Scripps Doctors Give Touch Therapy A Big Hand
Research Suggests It Speeds Healing, Reduces Anxiety
POSTED: 6:58 pm PDT August 1, 2006
UPDATED: 7:28 pm PDT August 1, 2006
SAN DIEGO — Employees at Scripps Green Hospital are getting touchy with patients — and it’s getting good results.
The hospital is now using certified healing touch therapists to give patients a hand before surgery and the results are grabbing the attention of medical experts.
The “laying on” of hands to heal someone from an illness dates back to biblical times but is getting a modern spin at the hospital, where doctors prescribe touch therapy to patients preparing for surgery.
For instance, 79-year-old Edith Taylor has had at least five stents inserted in her body in the last eight years and before and after every operation, she has a 10-minute touch session with a therapist like Elizabeth Fraser, who is also a registered nurse.
“It’s a very light touch, we do things like balancing our chakras, opening them for the patient clearing their electric magnetic field,” Fraser said.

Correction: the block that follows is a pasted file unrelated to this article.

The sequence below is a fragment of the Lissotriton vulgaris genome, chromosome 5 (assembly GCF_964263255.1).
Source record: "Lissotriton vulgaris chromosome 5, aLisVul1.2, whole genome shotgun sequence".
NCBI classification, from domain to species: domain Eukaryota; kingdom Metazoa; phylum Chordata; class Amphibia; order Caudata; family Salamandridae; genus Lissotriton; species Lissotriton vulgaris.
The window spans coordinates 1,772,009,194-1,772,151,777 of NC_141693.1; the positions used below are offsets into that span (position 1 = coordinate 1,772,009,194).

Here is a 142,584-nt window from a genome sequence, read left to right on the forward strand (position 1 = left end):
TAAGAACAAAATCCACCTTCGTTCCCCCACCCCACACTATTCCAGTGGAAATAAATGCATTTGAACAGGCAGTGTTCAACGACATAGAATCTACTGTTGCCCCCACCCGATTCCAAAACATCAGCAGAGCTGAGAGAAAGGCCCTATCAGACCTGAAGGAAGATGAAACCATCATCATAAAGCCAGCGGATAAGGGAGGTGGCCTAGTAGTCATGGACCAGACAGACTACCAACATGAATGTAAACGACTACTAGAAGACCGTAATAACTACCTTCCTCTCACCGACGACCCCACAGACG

It’s not a massage. Sometimes hands hover above the body and don’t actually make contact.
Taylor said she doesn’t feel anything during her sessions but visualizes a powerful blue-green wave of pure healing washing though her body.
Scripps Cardiologist Dr. Erminia Guarneri said touch therapy is based on a concept that an “energy body” extends out from the physical body and can be manipulated through techniques.
“There are no pills, no chemicals — you don’t even have to believe in it,” Guarneri said.
Research conducted during the last decade suggests touch therapy can cut pain and recovery time in half as well as promote reduction of pain, relieve anxiety and accelerate wound healing.
Scripps Green Hospital is one of several hospitals across the nation offering touch therapy and many of them prescribe it along with surgery, like a pain medication.